top of page


The Economic Crime & Corporate Transparency Bill (“the Bill”) is now going through the House of Lords having been passed by the House of Parliament. The Bill, first introduced to UK Parliament on September the 22nd 2022, has had a relatively swift passage through the Commons and the House of Lords and is likely to obtain Royal Assent later this year once it has completed the last reporting and 3rd reading stage.

The Bill covers a broad range of provisions relating to economic crime, including cryptoasset confiscation orders and other broad reforms associated to existing money laundering legislation. The main focus being on improving the control of UK Companies House to "prevent organised criminals and kleptocrats from abusing our open economy".


There have been calls for reform of Companies House for years. A UK company can be set up online for £12 in less than 15 minutes without a passport. According to Gov.UK, there are over four million companies incorporated in the UK with over c.500,000 companies being incorporated each year.

With the failure to undertake effective checks on Company Directors and Ultimate Beneficial Owners (UBOs) of UK incorporated companies, criminal gangs have for long exploited the system for financial gain; according to the National Crime Agency, c.£100bn is laundered through the UK, much of which would pass through UK incorporated companies.

The current function of Companies House is to maintain a corporate register of UK companies and to make this information available to the public. This limited remit curbs the ability of Companies House to verify the information and effectively identify and report suspicious or bogus registrations to law enforcement agencies.


The bill introduces key objectives which will provide Companies House with new powers to identify and combat illicit activity. These will be achieved by requesting additional information concerning Companies House filings; having the ability to proactively share information submitted to the register with public authorities and law enforcement agencies; and, expanding the power Companies House has to remove information from the register.

Once the Bill obtains Royal Assent, secondary legislation is likely to be required to introduce further guidance relating to the implementation of these new reforms for Companies House.


The Bill also amends parts of the Proceeds of Crime Act 2002 (POCA) by providing law enforcement agencies with further powers to recover and seize cryptoassets which have been identified as being associated to criminal activity including money laundering, fraud and theft through hacking.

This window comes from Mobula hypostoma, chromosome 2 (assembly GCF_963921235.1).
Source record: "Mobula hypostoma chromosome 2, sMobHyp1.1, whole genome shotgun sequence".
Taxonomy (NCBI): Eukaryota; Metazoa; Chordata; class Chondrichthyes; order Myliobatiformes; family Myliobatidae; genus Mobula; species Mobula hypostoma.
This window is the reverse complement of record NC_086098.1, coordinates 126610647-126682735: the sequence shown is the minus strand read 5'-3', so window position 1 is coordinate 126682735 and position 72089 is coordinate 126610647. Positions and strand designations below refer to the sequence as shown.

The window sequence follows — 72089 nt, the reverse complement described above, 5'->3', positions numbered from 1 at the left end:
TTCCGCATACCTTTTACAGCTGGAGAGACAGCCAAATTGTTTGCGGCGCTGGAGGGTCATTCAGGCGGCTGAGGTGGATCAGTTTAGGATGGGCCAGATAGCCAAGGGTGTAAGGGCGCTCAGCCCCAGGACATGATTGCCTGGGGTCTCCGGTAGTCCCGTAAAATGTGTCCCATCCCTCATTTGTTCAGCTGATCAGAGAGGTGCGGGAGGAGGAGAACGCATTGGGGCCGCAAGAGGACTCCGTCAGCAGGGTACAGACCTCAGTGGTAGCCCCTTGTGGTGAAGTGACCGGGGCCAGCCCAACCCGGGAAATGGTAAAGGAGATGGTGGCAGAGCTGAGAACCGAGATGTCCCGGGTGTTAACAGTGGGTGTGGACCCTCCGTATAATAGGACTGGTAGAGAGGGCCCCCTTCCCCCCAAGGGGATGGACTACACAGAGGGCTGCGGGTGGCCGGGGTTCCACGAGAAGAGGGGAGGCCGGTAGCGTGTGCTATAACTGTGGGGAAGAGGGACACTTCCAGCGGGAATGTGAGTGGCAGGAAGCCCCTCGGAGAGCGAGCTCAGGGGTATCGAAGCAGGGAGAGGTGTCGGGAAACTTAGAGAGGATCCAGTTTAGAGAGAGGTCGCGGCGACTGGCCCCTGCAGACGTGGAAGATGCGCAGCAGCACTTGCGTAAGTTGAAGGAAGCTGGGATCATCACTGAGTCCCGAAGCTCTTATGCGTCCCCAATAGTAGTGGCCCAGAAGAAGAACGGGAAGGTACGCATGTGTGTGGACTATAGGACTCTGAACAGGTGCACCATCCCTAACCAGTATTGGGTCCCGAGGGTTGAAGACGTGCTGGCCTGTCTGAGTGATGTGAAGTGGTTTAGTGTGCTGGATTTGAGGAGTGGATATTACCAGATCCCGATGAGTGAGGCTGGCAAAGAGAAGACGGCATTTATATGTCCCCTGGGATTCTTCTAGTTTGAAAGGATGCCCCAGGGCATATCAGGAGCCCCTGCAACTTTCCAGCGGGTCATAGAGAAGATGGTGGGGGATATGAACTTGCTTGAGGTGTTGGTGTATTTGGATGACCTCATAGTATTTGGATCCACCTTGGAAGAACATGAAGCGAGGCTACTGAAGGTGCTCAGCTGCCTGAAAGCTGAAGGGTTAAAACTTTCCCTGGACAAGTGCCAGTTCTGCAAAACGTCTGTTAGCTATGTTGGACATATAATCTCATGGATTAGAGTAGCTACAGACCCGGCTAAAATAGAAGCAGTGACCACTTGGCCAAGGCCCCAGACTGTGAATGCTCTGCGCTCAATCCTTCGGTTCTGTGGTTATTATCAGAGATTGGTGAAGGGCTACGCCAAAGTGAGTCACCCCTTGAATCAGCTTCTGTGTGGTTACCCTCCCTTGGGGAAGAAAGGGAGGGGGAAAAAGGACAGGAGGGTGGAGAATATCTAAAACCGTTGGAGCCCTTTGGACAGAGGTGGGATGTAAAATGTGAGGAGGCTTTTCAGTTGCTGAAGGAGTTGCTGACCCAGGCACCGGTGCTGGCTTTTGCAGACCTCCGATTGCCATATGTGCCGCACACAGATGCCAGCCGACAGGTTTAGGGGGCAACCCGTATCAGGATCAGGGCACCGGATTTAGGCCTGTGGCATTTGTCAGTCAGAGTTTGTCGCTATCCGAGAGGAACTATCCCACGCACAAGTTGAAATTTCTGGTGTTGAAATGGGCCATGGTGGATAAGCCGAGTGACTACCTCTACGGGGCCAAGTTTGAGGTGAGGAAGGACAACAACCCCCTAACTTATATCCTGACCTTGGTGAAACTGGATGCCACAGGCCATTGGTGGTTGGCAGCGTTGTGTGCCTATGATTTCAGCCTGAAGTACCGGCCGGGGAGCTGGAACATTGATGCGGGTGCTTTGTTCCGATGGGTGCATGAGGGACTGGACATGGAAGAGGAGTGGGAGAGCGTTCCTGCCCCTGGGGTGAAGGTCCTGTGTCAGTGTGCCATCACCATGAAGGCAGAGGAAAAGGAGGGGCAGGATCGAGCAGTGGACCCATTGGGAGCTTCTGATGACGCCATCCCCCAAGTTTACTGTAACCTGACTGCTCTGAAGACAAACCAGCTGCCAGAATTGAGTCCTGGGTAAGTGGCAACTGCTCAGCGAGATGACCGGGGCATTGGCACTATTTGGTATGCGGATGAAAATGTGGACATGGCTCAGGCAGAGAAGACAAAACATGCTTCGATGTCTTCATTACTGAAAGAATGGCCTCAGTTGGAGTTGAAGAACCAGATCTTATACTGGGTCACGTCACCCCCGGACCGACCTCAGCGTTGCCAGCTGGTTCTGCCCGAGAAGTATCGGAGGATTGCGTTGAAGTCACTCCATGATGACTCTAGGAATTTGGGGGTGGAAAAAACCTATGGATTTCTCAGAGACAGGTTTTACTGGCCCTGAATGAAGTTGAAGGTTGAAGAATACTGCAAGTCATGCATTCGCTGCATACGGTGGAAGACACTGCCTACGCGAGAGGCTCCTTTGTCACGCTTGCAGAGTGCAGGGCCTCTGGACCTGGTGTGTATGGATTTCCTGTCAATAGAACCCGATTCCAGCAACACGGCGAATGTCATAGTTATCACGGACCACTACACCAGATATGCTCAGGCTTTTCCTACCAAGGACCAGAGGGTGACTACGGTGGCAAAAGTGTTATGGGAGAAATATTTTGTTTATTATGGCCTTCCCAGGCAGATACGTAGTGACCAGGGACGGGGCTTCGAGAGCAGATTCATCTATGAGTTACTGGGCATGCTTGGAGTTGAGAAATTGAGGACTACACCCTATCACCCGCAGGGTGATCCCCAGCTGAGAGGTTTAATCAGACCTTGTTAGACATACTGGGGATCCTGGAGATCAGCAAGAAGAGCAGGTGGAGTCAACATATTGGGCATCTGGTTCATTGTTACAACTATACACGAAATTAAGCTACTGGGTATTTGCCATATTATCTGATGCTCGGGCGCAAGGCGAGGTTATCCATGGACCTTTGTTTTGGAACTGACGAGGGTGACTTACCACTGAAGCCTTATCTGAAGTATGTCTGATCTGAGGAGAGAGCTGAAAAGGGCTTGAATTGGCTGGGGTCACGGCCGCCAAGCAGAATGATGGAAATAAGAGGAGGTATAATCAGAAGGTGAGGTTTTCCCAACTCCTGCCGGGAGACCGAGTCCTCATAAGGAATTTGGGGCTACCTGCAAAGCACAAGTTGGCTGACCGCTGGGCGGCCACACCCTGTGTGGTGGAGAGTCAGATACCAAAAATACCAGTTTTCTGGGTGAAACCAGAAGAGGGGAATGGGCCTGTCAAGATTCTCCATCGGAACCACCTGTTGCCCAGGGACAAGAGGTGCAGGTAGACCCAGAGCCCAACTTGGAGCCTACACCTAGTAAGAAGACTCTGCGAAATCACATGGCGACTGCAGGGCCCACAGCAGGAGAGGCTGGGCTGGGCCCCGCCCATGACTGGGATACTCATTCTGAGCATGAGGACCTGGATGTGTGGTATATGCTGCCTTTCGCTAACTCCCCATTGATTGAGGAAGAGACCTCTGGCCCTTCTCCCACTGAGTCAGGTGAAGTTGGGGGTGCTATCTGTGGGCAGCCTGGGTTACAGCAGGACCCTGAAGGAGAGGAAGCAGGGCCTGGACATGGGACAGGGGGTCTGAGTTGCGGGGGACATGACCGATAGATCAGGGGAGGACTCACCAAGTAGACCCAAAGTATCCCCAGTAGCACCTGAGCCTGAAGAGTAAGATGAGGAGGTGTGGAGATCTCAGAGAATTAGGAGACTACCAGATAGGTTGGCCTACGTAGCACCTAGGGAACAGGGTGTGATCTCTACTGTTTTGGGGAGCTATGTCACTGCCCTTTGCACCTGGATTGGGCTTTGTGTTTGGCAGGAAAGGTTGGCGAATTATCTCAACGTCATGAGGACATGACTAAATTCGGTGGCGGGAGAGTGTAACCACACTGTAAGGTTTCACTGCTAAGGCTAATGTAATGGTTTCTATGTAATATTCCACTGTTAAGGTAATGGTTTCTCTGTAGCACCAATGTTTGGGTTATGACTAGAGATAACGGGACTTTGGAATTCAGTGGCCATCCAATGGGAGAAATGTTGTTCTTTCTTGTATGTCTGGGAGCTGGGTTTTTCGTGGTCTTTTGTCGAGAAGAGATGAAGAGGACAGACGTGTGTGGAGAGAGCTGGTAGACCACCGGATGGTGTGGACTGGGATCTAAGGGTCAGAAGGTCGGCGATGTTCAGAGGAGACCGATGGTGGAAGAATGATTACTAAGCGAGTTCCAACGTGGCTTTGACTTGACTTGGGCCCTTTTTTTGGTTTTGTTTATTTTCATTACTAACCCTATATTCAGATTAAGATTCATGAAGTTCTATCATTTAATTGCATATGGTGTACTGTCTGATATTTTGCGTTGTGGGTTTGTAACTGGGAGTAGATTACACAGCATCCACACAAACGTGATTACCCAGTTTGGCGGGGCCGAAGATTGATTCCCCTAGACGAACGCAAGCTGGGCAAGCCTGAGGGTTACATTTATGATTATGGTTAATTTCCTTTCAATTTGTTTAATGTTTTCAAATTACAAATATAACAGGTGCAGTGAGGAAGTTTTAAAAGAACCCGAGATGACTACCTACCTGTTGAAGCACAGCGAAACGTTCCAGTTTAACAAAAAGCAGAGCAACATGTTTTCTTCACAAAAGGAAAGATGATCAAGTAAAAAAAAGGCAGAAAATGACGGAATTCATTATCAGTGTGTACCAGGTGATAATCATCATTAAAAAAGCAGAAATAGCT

Whilst the NCA is unable to provide exact figures relating to the amount of cryptoassets being stolen or laundered with criminal intent, the agency does estimate that over $1billion of illicit cash is transferred overseas from the UK using cryptoassets[1]. By providing additional powers of seizure and recovery to law enforcement agencies, criminals will be deterred from laundering illicit assets from the UK.


A number of broad reforms to existing anti-money laundering legislation are contained within the bill. These include increasing the ability of businesses to share information, most notably between financial institutions; providing the NCA’s Financial Intelligent Unit (FIU) power to obtain information from businesses relating to money laundering without the requirement of an Information Order (IO) or a Suspicious Activity Report (SAR). Another example of more broader reforms relate to enhancing due diligence measures on customers located in certain countries which will be on a list of high risk countries maintained by the Treasury.


The Economic Crime & Corporate Transparency Bill showcases the pace of change of financial and economic crime legislation. Whilst this pace has been mooted in the past 15 years, this current Bill is estimated to bring about such broad changes and increased powers to law enforcement agencies within a year; this is a true example of the increased pace of change which we are now facing.

The reforms contained within the Bill will impact all financial institutions and other regulated industries, including sectors subject to the UK Money Laundering Regulations. All AML and financial crime policies and procedures, including operational controls, will need to be amended to ensure on-going compliance.


Digitising policies and having automated lineage to changes in legislation and regulation removes the manual process of updating policies and procedures. Creating standardised taxonomies and normalising global requirements allows for a more streamlined change control process.

Cerebro is the first ever Digital Policy Management platform, delivered by JJCFinTech. It offers a unique service bringing together Regulatory Obligations, Policy Authoring and an associated Rules Repository under one roof. Cerebro has developed a structured architecture which has been mapped to existing policies and obligations detailed in global legislations and other regulatory repositories such as the FCA Handbook. When changes occur to these obligations Cerebro will automatically update the relevant sections of policies and procedures, automating the documentation of changes and controls which new and amended regulations bring in.

Cerebro is also unique in “horizon scanning” changes in regulatory legislation, such as the Economic Crime & Corporate Transparency Bill, allowing firms to plan changes to internal control documents automatically and accurately without the need for manual mapping to the amended Bill.


The amendments proposed in the Bill will require all regulated and registered firms in the UK to make amendments to a wave of internal policies and procedures. By utilising new and innovative technology solutions, these amendments can be automated thereby reducing the challenges the Bill, and subsequent legislation, introduces.




bottom of page